This past weekend I went to a small, socially-distant, outdoor cocktail party to celebrate the wedding of my great friends. It’s still strange for me to have to qualify this interaction, but that’s where we are. The couple hosting the celebration has a daughter who is beginning Kindergarten this fall. She’s a riot and usually quite chatty and interactive. When we arrived the little girl was glued to her iPad, in the midst of some animated series that neither of her mothers could identify. She wasn’t even sure herself what she was watching. As her parents apologized about the screen usage I couldn’t help but roll my eyes. Come on! It’s a pandemic! You’ve been cooped up since March! Who isn’t depleted right now and in need of some screen time? Who isn’t happy to escape from the reality of today into a fantastical wonderland where things work out for the good characters and magic animates the ways in which everyone interacts? And then I wondered if they had introduced their daughter to musicals.
Now, when I say musicals in context of screen time, I’m talking about the American genre of musicals as major motion pictures. Everything from the golden age of musicals through contemporary performances. Some have done it better than others but the big ones have become part of our cultural psyche. Judy Garland is iconic in The Wizard of Oz, Meredith Wilson created the catchy and quippy The Music Man, John Waters and Marc Shaiman offer a poppy investigation of integration in Hairspray, and Gene Wilder’s touching performance in Willy Wonka & The Chocolate Factory all come to mind immediately. They are fantastical delights that offer as much to your kiddo as they do to you. They create ways into worlds of ‘pure imagination’ and the opportunity for you to bring your child into a shared screen time experience.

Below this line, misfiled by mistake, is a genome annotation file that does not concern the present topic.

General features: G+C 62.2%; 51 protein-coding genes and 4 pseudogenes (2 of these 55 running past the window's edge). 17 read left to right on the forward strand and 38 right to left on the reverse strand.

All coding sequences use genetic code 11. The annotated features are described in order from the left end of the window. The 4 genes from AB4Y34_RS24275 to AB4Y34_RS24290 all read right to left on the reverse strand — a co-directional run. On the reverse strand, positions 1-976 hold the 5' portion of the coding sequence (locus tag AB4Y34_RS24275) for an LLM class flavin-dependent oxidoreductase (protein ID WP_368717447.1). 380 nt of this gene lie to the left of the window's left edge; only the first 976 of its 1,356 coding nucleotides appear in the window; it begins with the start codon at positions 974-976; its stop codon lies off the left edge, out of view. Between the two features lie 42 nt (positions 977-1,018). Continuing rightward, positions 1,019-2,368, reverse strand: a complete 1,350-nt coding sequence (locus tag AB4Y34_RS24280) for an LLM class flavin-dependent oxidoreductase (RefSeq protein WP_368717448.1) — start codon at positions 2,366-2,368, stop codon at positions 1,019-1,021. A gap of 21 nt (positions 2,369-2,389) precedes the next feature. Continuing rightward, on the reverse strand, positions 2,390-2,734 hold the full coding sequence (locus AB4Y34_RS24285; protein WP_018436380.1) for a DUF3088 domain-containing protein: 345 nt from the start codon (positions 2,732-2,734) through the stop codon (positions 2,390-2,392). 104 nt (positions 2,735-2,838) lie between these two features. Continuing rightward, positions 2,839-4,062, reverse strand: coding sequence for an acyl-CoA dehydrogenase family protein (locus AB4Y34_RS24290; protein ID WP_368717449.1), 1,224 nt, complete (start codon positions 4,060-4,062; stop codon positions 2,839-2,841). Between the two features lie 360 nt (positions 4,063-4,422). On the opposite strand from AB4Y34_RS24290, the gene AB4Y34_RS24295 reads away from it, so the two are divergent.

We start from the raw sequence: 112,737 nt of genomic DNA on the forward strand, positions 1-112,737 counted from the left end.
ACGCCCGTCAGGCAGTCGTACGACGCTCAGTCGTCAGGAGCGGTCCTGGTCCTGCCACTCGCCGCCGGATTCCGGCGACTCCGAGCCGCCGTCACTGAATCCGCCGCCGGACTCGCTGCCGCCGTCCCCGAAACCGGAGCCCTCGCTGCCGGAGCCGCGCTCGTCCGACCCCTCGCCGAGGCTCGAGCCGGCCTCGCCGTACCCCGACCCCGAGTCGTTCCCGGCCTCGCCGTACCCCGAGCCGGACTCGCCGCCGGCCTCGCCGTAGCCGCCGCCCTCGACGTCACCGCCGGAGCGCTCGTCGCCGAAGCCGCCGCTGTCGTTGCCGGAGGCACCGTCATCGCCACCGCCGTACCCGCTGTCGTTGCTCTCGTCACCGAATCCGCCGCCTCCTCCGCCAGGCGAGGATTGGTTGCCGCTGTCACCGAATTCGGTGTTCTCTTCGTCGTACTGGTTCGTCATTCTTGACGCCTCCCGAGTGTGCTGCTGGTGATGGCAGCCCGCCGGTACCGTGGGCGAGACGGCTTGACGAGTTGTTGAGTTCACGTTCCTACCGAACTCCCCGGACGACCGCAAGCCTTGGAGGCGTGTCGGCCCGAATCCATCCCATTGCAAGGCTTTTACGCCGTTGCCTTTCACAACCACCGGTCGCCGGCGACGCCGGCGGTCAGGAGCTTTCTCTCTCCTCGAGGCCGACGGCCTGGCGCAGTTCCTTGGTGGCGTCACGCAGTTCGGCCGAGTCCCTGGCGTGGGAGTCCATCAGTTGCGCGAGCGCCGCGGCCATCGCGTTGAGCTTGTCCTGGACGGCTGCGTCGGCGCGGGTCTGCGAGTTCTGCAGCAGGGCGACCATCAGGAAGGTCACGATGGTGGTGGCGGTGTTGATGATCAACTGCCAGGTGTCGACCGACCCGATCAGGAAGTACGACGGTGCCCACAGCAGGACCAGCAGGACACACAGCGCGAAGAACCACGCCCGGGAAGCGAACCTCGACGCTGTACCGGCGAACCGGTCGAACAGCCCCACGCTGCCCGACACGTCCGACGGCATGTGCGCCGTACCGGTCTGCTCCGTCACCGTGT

Looking for something to talk about with your child? These films offer a number of complicated and nuanced reads of the human condition and our American cultural identity. Try discussing the characters and their choices or do the work of replaying the narrative together. Looking for something to listen to on your way to school? Pop on a soundtrack and try singing through it together. Looking for a way to connect with your child outside of games and reading? Blast a favorite song at home and dance your hearts out. Looking to find new ways for your child to play with friends and toys at home? Watch them incorporate the story they just got wrapped up in throughout their imaginative play. See if they want to make their own musical movie or live performance for you to watch.
These are stories that work out for the good characters and mete out justice for the bad ones. They bring music, dance, dialogue, and lush production value into your home in a way that leaves you feeling upbeat and ready to take on whatever comes next. Once you get started down this road, there are dozens more musical films to watch together and even more to see live when theaters open back up. Musicals are easy entry-points for children and adults alike into the magic of theatre.
That magic leads to big questions, empathy-building, cultural knowledge, singing, dancing, playing, and complicated readings of seemingly simple stories. It leads to shared experiences and screen time as a collective escape for your whole family. The magic of theatre is the magic of creating a new world and inhabiting it with the joy and gusto of a rousing dance number. Isn’t that what we’re all hoping to do right now?